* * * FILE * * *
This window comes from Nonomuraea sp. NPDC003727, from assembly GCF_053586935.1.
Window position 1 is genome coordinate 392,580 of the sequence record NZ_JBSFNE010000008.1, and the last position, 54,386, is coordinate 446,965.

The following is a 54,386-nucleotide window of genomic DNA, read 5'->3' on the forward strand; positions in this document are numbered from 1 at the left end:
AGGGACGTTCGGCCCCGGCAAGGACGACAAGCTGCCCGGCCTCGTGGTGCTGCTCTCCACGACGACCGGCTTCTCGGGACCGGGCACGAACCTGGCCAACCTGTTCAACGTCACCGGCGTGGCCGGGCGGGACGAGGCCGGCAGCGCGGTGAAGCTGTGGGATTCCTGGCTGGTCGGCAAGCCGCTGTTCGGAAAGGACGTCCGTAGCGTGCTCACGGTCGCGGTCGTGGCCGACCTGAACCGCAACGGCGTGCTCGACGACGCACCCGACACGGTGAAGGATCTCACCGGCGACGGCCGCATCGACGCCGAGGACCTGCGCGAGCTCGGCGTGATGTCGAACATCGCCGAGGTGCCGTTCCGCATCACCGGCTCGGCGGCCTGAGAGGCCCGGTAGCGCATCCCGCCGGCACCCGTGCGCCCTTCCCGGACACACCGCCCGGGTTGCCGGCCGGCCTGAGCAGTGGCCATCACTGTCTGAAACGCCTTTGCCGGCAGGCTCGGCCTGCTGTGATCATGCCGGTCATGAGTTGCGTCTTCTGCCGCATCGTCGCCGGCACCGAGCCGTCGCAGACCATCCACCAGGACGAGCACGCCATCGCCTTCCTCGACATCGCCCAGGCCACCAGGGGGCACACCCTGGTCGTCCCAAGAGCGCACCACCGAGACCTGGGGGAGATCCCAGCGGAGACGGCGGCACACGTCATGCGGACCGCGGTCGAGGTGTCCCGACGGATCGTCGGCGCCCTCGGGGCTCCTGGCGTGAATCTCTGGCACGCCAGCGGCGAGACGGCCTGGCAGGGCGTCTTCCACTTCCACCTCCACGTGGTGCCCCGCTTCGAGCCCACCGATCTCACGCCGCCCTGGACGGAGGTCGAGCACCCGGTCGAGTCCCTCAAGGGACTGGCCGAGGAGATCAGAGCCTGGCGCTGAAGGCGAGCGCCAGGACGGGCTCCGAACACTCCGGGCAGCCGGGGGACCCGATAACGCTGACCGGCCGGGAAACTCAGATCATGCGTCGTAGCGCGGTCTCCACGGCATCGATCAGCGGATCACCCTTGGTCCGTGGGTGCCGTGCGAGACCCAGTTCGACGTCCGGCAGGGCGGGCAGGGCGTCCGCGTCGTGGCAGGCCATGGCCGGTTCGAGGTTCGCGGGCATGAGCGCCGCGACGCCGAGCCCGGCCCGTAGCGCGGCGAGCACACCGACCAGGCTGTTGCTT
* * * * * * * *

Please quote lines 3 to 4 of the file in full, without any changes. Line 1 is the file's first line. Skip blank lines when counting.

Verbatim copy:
The following is a 54,386-nucleotide window of genomic DNA, read 5'->3' on the forward strand; positions in this document are numbered from 1 at the left end:
AGGGACGTTCGGCCCCGGCAAGGACGACAAGCTGCCCGGCCTCGTGGTGCTGCTCTCCACGACGACCGGCTTCTCGGGACCGGGCACGAACCTGGCCAACCTGTTCAACGTCACCGGCGTGGCCGGGCGGGACGAGGCCGGCAGCGCGGTGAAGCTGTGGGATTCCTGGCTGGTCGGCAAGCCGCTGTTCGGAAAGGACGTCCGTAGCGTGCTCACGGTCGCGGTCGTGGCCGACCTGAACCGCAACGGCGTGCTCGACGACGCACCCGACACGGTGAAGGATCTCACCGGCGACGGCCGCATCGACGCCGAGGACCTGCGCGAGCTCGGCGTGATGTCGAACATCGCCGAGGTGCCGTTCCGCATCACCGGCTCGGCGGCCTGAGAGGCCCGGTAGCGCATCCCGCCGGCACCCGTGCGCCCTTCCCGGACACACCGCCCGGGTTGCCGGCCGGCCTGAGCAGTGGCCATCACTGTCTGAAACGCCTTTGCCGGCAGGCTCGGCCTGCTGTGATCATGCCGGTCATGAGTTGCGTCTTCTGCCGCATCGTCGCCGGCACCGAGCCGTCGCAGACCATCCACCAGGACGAGCACGCCATCGCCTTCCTCGACATCGCCCAGGCCACCAGGGGGCACACCCTGGTCGTCCCAAGAGCGCACCACCGAGACCTGGGGGAGATCCCAGCGGAGACGGCGGCACACGTCATGCGGACCGCGGTCGAGGTGTCCCGACGGATCGTCGGCGCCCTCGGGGCTCCTGGCGTGAATCTCTGGCACGCCAGCGGCGAGACGGCCTGGCAGGGCGTCTTCCACTTCCACCTCCACGTGGTGCCCCGCTTCGAGCCCACCGATCTCACGCCGCCCTGGACGGAGGTCGAGCACCCGGTCGAGTCCCTCAAGGGACTGGCCGAGGAGATCAGAGCCTGGCGCTGAAGGCGAGCGCCAGGACGGGCTCCGAACACTCCGGGCAGCCGGGGGACCCGATAACGCTGACCGGCCGGGAAACTCAGATCATGCGTCGTAGCGCGGTCTCCACGGCATCGATCAGCGGATCACCCTTGGTCCGTGGGTGCCGTGCGAGACCCAGTTCGACGTCCGGCAGGGCGGGCAGGGCGTCCGCGTCGTGGCAGGCCATGGCCGGTTCGAGGTTCGCGGGCATGAGCGCCGCGACGCCGAGCCCGGCCCGTAGCGCGGCGAGCACACCGACCAGGCTGTTGCTT